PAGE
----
'World's largest plane' makes its first flight

An aircraft dubbed the world's largest aeroplane has taken off over the Mojave Desert in California on Sunday, in another step towards the manufacturer's bid to enter the lucrative private space market.

Built by Stratolaunch Systems Corp, started by late Microsoft co-founder Paul Allen, it was the first flight for the carbon-composite plane.

Called Roc, it has a wingspan the length of a football field and is powered by six engines on a twin fuselage.

It stayed aloft for more than two hours before landing safely back at the Mojave Air and Space Port as a crowd of hundreds of people cheered.

"What a fantastic first flight," Stratolaunch chief executive officer Jean Floyd said. "We are incredibly proud."

The flight furthers the manufacturer's mission to provide a flexible alternative to ground launched systems.

The plane is designed to drop rockets and other space vehicles weighing up to 226 tonnes at an altitude of more than 10,000 metres, and has been billed by the company as making satellite deployment as "easy as booking an airline flight," Floyd said.

Allen, who co-founded Microsoft with Bill Gates in 1975, announced in 2011 that he had formed the privately funded Stratolaunch.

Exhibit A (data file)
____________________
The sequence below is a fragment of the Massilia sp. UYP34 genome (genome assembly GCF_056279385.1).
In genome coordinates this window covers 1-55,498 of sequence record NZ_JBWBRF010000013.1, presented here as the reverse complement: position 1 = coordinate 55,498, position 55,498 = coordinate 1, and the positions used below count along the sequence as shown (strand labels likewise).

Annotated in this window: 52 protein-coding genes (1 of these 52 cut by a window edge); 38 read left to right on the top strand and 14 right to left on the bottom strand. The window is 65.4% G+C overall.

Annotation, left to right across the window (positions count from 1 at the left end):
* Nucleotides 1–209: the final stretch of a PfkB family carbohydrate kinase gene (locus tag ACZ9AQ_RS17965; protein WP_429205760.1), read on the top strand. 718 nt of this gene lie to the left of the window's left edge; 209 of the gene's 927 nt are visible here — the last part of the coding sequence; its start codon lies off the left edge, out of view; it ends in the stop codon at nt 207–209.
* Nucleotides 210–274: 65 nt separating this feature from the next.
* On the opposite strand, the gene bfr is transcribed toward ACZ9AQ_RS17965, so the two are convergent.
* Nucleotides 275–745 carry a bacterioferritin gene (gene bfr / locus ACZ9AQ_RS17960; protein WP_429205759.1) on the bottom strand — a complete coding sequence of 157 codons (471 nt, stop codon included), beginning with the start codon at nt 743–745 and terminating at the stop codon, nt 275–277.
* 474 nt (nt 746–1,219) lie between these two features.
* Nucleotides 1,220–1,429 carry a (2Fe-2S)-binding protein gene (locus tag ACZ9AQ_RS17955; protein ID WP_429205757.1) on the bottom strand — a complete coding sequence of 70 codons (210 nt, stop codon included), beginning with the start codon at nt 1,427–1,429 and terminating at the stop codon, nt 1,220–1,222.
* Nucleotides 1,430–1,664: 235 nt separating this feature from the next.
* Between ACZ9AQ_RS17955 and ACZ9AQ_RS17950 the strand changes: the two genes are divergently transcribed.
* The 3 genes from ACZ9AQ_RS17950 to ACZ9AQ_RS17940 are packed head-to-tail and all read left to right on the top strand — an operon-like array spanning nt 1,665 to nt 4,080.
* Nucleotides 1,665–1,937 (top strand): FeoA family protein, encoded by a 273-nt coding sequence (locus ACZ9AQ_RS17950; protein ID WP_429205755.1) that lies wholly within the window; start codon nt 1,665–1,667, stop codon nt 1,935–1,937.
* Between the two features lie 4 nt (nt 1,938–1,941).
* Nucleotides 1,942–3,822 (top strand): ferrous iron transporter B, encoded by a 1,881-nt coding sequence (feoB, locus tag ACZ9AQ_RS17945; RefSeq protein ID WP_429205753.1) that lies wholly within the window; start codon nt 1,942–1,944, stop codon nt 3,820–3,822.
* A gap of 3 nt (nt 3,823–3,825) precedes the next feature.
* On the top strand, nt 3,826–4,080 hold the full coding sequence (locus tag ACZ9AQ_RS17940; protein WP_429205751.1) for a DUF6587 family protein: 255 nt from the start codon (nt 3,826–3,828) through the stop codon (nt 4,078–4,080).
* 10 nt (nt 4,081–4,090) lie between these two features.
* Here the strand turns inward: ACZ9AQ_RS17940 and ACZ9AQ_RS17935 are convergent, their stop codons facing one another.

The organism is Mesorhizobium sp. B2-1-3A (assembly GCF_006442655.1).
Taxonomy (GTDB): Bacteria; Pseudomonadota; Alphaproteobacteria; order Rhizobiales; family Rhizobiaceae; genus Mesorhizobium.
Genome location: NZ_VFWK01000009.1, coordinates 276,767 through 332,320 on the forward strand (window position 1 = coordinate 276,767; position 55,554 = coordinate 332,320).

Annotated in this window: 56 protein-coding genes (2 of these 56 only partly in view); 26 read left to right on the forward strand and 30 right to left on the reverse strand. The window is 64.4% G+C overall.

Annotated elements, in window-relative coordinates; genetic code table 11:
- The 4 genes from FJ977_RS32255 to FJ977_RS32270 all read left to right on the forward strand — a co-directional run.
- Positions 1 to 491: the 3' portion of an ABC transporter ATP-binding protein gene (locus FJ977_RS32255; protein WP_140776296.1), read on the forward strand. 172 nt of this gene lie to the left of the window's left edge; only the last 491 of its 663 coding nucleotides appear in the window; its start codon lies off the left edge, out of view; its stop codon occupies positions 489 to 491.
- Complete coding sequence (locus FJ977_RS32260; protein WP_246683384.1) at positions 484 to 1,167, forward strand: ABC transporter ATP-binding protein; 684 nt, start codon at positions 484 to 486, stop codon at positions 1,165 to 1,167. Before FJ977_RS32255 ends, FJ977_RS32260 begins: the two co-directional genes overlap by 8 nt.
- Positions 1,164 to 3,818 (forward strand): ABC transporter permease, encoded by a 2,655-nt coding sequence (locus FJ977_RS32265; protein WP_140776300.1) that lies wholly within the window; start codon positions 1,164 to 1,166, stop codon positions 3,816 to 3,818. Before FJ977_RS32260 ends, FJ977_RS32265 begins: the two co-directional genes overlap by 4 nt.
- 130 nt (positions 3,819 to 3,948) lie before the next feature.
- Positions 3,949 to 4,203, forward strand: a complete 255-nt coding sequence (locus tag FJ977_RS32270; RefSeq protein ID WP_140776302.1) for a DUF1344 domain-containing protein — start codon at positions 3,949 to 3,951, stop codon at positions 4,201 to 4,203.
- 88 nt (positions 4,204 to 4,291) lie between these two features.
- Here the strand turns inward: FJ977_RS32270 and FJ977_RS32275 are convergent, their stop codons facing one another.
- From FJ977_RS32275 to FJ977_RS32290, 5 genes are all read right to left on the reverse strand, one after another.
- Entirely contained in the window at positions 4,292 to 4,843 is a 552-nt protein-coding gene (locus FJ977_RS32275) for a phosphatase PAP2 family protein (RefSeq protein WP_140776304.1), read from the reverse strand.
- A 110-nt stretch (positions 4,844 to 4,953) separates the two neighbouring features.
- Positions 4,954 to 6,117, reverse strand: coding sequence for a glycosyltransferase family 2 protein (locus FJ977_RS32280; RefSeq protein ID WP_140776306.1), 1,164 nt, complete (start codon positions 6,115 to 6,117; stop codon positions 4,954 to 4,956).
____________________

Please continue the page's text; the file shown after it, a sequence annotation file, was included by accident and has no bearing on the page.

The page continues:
The company seeks to cash in on higher demand in coming years for vessels that can put satellites in orbit, competing in the United States with other space entrepreneurs and industry stalwarts such as Elon Musk's SpaceX and United Launch Alliance - a partnership between Boeing and Lockheed Martin.

Stratolaunch has said that it intends to launch its first rockets from the Roc in 2020 at the earliest.

Allen died in October 2018 while suffering from non-Hodgkins' lymphoma, just months after the plane's development was unveiled.

"The aircraft is a remarkable engineering achievement and we congratulate everyone involved," said Jody Allen, Chair of Vulcan Inc and Trustee of the Paul G Allen Trust.

"We all know Paul would have been proud to witness today's historic achievement."